Novartis bids to buy its French CAR-T CDMO

Novartis has made an offer to buy its manufacturing partner CELLforCURE. If accepted, Novartis will add a facility in Les Ulis, France to its CAR-T network.

Novartis announced it was working with CELLforCURE in July, transferring its chimeric antigen receptor (CAR) T-cell production technology to the French contract development and manufacturing organization (CDMO) from its site in Morris Plain, New Jersey.

Less than six months on, the Swiss pharma giant has made an offer to buy “the share capital of CellforCure from LFB including the cell and gene manufacturing facility located in Les Ulis and the related adjacent land.”

When contacted by BioProcess Insider, Novartis did not disclose financial details. However, a spokesperson said the offer forms part of Novartis’ strategy to grow its CAR-T capabilities.

“We view CAR-T as strategically important for our future growth and we believe strong CAR-T manufacturing capabilities will be a strong source of competitive advantage for us in the years to come.”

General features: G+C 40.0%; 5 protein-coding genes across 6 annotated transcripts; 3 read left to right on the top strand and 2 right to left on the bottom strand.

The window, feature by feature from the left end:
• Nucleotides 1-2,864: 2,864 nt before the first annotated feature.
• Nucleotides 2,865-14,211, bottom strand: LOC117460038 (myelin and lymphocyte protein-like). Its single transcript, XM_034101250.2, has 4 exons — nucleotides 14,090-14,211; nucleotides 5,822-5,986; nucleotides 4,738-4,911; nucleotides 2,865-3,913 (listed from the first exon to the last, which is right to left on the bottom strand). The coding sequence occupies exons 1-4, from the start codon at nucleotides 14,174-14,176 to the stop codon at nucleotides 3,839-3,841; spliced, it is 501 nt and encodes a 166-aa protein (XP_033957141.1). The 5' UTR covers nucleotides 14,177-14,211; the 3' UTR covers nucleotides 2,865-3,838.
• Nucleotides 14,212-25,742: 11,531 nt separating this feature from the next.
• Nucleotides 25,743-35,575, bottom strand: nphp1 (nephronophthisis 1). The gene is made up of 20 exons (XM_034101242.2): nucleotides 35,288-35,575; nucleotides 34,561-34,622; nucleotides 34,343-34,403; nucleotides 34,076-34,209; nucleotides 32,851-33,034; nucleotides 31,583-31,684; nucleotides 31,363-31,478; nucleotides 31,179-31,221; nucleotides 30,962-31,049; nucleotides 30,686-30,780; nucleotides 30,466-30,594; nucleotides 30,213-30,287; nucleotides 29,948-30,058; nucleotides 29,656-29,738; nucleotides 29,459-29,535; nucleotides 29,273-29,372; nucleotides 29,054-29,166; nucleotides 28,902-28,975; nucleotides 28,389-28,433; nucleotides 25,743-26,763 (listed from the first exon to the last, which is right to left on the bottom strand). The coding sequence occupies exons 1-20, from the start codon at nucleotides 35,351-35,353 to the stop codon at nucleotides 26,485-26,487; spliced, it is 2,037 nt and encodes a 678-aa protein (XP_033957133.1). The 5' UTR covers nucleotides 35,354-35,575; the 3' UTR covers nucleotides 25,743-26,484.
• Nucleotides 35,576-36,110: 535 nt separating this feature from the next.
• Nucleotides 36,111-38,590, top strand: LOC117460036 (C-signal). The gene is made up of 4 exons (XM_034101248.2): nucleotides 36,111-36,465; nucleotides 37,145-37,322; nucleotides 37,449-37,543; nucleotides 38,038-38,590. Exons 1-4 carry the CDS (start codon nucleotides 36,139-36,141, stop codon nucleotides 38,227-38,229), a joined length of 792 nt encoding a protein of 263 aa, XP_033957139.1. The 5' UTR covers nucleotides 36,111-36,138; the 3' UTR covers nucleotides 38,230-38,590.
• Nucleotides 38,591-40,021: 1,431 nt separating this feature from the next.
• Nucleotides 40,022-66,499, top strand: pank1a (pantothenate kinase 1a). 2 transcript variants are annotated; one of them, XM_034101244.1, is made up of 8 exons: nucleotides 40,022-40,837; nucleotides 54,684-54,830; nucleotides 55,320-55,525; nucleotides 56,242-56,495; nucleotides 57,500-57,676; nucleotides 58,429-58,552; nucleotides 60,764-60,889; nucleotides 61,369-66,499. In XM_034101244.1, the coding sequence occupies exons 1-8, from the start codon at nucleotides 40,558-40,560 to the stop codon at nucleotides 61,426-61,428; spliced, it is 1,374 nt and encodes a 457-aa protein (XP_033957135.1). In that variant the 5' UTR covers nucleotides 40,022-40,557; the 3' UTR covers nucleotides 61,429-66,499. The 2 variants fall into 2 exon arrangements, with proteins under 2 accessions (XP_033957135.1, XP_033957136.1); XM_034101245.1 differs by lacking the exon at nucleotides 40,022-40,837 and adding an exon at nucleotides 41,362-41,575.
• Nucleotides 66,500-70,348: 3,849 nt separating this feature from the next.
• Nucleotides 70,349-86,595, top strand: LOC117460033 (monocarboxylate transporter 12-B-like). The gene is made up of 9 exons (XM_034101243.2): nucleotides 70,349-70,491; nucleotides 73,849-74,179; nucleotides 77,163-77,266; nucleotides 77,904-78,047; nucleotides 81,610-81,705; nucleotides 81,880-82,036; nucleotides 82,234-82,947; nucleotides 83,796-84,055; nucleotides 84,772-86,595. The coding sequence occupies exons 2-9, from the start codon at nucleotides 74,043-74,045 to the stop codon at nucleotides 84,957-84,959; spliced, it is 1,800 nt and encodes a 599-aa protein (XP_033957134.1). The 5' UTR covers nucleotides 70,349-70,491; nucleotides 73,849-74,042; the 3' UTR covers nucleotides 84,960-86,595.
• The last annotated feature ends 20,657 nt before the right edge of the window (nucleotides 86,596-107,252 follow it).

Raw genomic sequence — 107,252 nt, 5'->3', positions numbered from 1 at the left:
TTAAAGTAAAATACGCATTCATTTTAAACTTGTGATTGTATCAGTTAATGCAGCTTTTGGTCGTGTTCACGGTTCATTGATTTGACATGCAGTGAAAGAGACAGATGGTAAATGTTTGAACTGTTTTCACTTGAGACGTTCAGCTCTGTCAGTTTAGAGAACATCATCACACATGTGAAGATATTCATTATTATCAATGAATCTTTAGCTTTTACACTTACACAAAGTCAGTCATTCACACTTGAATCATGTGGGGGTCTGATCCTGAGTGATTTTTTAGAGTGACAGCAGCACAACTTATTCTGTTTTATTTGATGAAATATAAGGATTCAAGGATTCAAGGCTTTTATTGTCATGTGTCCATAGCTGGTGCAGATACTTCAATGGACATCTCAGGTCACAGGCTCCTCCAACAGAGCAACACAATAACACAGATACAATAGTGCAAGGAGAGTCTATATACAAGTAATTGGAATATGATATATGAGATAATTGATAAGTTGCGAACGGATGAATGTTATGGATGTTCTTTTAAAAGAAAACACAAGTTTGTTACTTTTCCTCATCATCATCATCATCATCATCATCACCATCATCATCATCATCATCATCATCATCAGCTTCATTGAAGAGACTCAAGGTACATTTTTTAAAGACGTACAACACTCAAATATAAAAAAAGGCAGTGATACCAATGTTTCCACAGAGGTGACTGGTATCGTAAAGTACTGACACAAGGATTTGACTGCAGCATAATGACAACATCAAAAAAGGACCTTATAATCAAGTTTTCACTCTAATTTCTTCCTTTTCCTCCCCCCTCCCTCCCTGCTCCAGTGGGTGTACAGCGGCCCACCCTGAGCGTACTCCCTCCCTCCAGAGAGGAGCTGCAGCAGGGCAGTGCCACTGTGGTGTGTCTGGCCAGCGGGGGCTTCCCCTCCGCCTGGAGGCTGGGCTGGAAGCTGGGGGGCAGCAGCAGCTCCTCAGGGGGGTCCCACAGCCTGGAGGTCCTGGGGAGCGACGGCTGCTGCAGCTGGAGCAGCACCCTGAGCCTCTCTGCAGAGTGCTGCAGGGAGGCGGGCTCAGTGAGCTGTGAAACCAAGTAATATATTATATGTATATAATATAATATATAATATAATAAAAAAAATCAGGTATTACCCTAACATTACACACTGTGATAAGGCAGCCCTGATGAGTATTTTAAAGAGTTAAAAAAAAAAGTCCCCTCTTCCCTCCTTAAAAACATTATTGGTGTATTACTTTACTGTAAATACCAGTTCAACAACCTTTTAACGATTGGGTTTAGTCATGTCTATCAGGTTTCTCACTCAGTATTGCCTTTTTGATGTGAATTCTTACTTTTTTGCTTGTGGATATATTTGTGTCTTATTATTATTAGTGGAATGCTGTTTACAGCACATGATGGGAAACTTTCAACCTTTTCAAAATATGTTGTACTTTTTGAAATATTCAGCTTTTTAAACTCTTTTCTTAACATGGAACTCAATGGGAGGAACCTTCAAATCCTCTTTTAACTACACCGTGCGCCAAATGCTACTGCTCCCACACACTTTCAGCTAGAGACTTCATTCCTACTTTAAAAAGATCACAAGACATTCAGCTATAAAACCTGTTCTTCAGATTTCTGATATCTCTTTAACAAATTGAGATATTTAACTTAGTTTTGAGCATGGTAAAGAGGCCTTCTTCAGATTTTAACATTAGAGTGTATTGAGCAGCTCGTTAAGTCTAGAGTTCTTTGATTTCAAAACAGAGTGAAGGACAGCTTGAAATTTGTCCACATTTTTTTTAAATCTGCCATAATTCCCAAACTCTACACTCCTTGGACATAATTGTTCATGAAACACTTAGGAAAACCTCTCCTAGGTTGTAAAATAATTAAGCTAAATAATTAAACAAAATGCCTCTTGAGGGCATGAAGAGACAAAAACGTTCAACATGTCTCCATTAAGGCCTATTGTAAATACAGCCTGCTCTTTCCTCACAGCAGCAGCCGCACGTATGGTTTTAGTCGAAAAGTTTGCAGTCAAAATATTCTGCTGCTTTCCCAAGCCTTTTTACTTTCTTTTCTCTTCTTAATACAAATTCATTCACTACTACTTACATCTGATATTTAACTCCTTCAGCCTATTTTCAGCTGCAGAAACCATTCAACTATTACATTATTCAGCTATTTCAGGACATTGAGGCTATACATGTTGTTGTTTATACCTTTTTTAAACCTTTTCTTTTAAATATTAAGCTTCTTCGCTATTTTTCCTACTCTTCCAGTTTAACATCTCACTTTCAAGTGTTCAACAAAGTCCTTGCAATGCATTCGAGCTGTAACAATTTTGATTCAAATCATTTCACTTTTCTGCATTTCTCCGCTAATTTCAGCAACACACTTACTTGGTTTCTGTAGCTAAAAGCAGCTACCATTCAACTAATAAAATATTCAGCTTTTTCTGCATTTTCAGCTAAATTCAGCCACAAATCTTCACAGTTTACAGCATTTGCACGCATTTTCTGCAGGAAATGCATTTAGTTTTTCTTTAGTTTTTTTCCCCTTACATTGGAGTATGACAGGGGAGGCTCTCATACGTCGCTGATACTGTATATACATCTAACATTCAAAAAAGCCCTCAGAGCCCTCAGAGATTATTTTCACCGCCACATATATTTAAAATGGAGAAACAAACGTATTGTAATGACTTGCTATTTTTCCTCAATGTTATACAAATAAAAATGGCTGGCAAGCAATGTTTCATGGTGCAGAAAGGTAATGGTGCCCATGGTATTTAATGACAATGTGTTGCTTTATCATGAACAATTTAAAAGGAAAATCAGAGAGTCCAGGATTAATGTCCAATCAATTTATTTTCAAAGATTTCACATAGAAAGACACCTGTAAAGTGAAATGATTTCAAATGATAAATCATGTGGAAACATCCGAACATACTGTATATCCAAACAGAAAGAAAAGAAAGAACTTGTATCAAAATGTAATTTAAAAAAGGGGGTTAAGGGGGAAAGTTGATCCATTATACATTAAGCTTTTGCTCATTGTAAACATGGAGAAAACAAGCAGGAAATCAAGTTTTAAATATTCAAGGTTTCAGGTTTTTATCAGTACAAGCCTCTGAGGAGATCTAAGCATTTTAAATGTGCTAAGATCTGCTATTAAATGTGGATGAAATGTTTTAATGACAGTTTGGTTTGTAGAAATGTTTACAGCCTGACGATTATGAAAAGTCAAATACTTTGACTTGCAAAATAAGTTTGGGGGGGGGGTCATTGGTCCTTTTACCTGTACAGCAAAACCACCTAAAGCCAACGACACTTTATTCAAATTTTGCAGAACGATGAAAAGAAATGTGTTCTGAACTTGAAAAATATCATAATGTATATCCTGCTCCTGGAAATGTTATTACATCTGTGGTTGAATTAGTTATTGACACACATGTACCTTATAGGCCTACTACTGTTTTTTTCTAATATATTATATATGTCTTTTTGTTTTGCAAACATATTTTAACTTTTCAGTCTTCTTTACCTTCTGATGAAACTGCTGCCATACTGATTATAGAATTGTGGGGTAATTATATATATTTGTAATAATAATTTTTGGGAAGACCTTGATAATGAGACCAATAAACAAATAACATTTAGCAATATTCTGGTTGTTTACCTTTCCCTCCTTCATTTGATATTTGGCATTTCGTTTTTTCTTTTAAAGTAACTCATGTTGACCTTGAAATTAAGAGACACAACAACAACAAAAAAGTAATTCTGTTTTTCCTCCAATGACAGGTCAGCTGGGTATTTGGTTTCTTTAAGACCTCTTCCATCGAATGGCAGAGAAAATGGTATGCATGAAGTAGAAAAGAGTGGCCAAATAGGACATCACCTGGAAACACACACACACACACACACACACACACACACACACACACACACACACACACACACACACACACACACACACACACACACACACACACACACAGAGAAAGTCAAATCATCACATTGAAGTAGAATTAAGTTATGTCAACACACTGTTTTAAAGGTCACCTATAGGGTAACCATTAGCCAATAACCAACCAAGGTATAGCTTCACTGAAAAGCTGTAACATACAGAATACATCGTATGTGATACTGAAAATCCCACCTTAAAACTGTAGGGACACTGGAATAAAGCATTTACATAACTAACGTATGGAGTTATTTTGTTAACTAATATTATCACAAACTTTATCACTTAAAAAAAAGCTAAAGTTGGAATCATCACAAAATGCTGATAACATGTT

If accepted, the addition of the 3600 m2 facility – approved by the French regulatory agency (ANSM) for the handling and manufacturing of GMO gene therapy products – will bolster Novartis’s growing cell and gene production network and support its breakthrough product Kymriah (tisagenlecleucel).

On top of the Morris Plains facility, the firm is constructing a plant in Stein, Switzerland with phased investments of CHF 92 million ($91 million) intended over the next few.

Meanwhile in October, Novartis bought a 9% stake in Cellular Biomedicine Group (CBMG), a Shanghai-based firm that will manufacture Kymriah for the China market.

“The proposed acquisition of CELLforCURE is another strategic step in our pursuit of additional manufacturing capacity to make our transformational CAR-T cell therapy Kymriah available to more patients in need around the world,” said Novartis global head of Technical Operations, Steffen Lang.

“If completed, this acquisition also would potentially increase manufacturing capacity for other cell and gene therapies in the Novartis pipeline.”

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